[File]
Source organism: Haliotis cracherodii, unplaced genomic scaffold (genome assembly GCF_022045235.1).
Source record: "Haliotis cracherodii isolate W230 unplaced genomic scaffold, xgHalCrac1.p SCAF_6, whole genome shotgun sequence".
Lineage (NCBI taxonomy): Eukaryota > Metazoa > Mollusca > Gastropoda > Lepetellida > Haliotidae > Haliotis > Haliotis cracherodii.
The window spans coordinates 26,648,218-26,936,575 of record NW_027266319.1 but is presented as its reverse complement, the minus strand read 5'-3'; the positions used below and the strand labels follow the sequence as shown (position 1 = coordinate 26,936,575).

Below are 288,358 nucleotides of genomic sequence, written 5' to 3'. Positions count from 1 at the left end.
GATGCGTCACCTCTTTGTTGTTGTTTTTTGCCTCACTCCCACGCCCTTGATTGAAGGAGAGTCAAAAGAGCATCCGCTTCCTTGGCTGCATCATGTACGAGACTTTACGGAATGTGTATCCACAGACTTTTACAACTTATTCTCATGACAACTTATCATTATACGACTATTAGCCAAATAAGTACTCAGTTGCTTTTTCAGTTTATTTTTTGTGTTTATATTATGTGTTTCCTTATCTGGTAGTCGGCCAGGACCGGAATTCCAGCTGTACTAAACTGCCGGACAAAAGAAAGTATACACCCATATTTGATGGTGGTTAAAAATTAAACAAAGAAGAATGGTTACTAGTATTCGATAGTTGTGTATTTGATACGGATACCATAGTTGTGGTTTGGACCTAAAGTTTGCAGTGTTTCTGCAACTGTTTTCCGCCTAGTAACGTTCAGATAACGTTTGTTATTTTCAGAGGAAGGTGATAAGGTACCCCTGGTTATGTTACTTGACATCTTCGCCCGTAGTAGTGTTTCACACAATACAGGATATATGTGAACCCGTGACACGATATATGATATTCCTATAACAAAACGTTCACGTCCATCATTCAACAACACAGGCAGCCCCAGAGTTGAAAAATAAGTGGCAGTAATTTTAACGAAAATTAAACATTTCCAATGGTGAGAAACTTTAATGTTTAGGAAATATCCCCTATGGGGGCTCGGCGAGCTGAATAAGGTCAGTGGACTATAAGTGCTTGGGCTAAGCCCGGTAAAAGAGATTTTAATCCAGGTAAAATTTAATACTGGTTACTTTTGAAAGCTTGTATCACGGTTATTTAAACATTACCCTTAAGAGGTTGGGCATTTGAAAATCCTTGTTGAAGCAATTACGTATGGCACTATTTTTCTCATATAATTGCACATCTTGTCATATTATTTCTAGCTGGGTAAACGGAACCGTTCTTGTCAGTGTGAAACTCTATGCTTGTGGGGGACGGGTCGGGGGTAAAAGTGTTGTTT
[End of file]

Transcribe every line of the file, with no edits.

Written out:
Source organism: Haliotis cracherodii, unplaced genomic scaffold (genome assembly GCF_022045235.1).
Source record: "Haliotis cracherodii isolate W230 unplaced genomic scaffold, xgHalCrac1.p SCAF_6, whole genome shotgun sequence".
Lineage (NCBI taxonomy): Eukaryota > Metazoa > Mollusca > Gastropoda > Lepetellida > Haliotidae > Haliotis > Haliotis cracherodii.
The window spans coordinates 26,648,218-26,936,575 of record NW_027266319.1 but is presented as its reverse complement, the minus strand read 5'-3'; the positions used below and the strand labels follow the sequence as shown (position 1 = coordinate 26,936,575).

Below are 288,358 nucleotides of genomic sequence, written 5' to 3'. Positions count from 1 at the left end.
GATGCGTCACCTCTTTGTTGTTGTTTTTTGCCTCACTCCCACGCCCTTGATTGAAGGAGAGTCAAAAGAGCATCCGCTTCCTTGGCTGCATCATGTACGAGACTTTACGGAATGTGTATCCACAGACTTTTACAACTTATTCTCATGACAACTTATCATTATACGACTATTAGCCAAATAAGTACTCAGTTGCTTTTTCAGTTTATTTTTTGTGTTTATATTATGTGTTTCCTTATCTGGTAGTCGGCCAGGACCGGAATTCCAGCTGTACTAAACTGCCGGACAAAAGAAAGTATACACCCATATTTGATGGTGGTTAAAAATTAAACAAAGAAGAATGGTTACTAGTATTCGATAGTTGTGTATTTGATACGGATACCATAGTTGTGGTTTGGACCTAAAGTTTGCAGTGTTTCTGCAACTGTTTTCCGCCTAGTAACGTTCAGATAACGTTTGTTATTTTCAGAGGAAGGTGATAAGGTACCCCTGGTTATGTTACTTGACATCTTCGCCCGTAGTAGTGTTTCACACAATACAGGATATATGTGAACCCGTGACACGATATATGATATTCCTATAACAAAACGTTCACGTCCATCATTCAACAACACAGGCAGCCCCAGAGTTGAAAAATAAGTGGCAGTAATTTTAACGAAAATTAAACATTTCCAATGGTGAGAAACTTTAATGTTTAGGAAATATCCCCTATGGGGGCTCGGCGAGCTGAATAAGGTCAGTGGACTATAAGTGCTTGGGCTAAGCCCGGTAAAAGAGATTTTAATCCAGGTAAAATTTAATACTGGTTACTTTTGAAAGCTTGTATCACGGTTATTTAAACATTACCCTTAAGAGGTTGGGCATTTGAAAATCCTTGTTGAAGCAATTACGTATGGCACTATTTTTCTCATATAATTGCACATCTTGTCATATTATTTCTAGCTGGGTAAACGGAACCGTTCTTGTCAGTGTGAAACTCTATGCTTGTGGGGGACGGGTCGGGGGTAAAAGTGTTGTTT